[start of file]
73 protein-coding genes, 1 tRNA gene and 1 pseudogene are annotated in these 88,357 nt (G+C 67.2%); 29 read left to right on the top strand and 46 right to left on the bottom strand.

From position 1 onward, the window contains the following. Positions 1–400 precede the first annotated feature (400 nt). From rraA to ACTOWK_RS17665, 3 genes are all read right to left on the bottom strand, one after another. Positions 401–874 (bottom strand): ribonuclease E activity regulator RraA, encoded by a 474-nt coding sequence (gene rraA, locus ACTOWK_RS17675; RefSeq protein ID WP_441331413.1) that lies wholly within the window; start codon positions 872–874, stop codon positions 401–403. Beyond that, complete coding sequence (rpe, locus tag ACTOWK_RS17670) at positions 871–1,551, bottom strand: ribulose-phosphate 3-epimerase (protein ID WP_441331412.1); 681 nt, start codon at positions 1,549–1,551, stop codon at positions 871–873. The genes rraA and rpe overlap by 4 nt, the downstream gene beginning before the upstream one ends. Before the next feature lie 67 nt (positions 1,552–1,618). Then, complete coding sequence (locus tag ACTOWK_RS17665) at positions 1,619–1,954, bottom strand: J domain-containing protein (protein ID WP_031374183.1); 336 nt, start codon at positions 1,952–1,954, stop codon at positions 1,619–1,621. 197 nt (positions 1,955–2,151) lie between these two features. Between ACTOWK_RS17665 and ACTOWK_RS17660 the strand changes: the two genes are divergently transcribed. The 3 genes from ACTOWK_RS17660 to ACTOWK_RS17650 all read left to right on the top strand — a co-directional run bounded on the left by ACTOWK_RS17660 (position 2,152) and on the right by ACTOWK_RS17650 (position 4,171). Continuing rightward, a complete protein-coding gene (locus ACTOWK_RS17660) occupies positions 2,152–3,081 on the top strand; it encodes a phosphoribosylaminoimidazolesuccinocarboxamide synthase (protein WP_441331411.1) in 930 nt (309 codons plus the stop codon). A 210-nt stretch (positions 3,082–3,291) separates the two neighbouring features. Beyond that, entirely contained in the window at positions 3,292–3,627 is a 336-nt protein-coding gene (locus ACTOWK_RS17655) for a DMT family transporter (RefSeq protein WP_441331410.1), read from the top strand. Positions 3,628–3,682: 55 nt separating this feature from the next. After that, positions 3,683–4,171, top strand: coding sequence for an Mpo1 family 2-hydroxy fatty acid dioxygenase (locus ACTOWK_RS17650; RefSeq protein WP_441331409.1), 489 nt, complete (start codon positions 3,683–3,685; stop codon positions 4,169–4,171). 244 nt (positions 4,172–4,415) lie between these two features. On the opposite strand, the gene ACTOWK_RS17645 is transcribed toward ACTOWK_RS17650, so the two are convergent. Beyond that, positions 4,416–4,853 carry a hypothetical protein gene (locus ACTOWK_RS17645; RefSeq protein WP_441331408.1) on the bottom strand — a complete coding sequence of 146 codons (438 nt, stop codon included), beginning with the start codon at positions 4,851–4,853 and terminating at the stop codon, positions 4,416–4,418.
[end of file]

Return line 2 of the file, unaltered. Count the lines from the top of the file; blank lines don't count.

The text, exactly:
From position 1 onward, the window contains the following. Positions 1–400 precede the first annotated feature (400 nt). From rraA to ACTOWK_RS17665, 3 genes are all read right to left on the bottom strand, one after another. Positions 401–874 (bottom strand): ribonuclease E activity regulator RraA, encoded by a 474-nt coding sequence (gene rraA, locus ACTOWK_RS17675; RefSeq protein ID WP_441331413.1) that lies wholly within the window; start codon positions 872–874, stop codon positions 401–403. Beyond that, complete coding sequence (rpe, locus tag ACTOWK_RS17670) at positions 871–1,551, bottom strand: ribulose-phosphate 3-epimerase (protein ID WP_441331412.1); 681 nt, start codon at positions 1,549–1,551, stop codon at positions 871–873. The genes rraA and rpe overlap by 4 nt, the downstream gene beginning before the upstream one ends. Before the next feature lie 67 nt (positions 1,552–1,618). Then, complete coding sequence (locus tag ACTOWK_RS17665) at positions 1,619–1,954, bottom strand: J domain-containing protein (protein ID WP_031374183.1); 336 nt, start codon at positions 1,952–1,954, stop codon at positions 1,619–1,621. 197 nt (positions 1,955–2,151) lie between these two features. Between ACTOWK_RS17665 and ACTOWK_RS17660 the strand changes: the two genes are divergently transcribed. The 3 genes from ACTOWK_RS17660 to ACTOWK_RS17650 all read left to right on the top strand — a co-directional run bounded on the left by ACTOWK_RS17660 (position 2,152) and on the right by ACTOWK_RS17650 (position 4,171). Continuing rightward, a complete protein-coding gene (locus ACTOWK_RS17660) occupies positions 2,152–3,081 on the top strand; it encodes a phosphoribosylaminoimidazolesuccinocarboxamide synthase (protein WP_441331411.1) in 930 nt (309 codons plus the stop codon). A 210-nt stretch (positions 3,082–3,291) separates the two neighbouring features. Beyond that, entirely contained in the window at positions 3,292–3,627 is a 336-nt protein-coding gene (locus ACTOWK_RS17655) for a DMT family transporter (RefSeq protein WP_441331410.1), read from the top strand. Positions 3,628–3,682: 55 nt separating this feature from the next. After that, positions 3,683–4,171, top strand: coding sequence for an Mpo1 family 2-hydroxy fatty acid dioxygenase (locus ACTOWK_RS17650; RefSeq protein WP_441331409.1), 489 nt, complete (start codon positions 3,683–3,685; stop codon positions 4,169–4,171). 244 nt (positions 4,172–4,415) lie between these two features. On the opposite strand, the gene ACTOWK_RS17645 is transcribed toward ACTOWK_RS17650, so the two are convergent. Beyond that, positions 4,416–4,853 carry a hypothetical protein gene (locus ACTOWK_RS17645; RefSeq protein WP_441331408.1) on the bottom strand — a complete coding sequence of 146 codons (438 nt, stop codon included), beginning with the start codon at positions 4,851–4,853 and terminating at the stop codon, positions 4,416–4,418.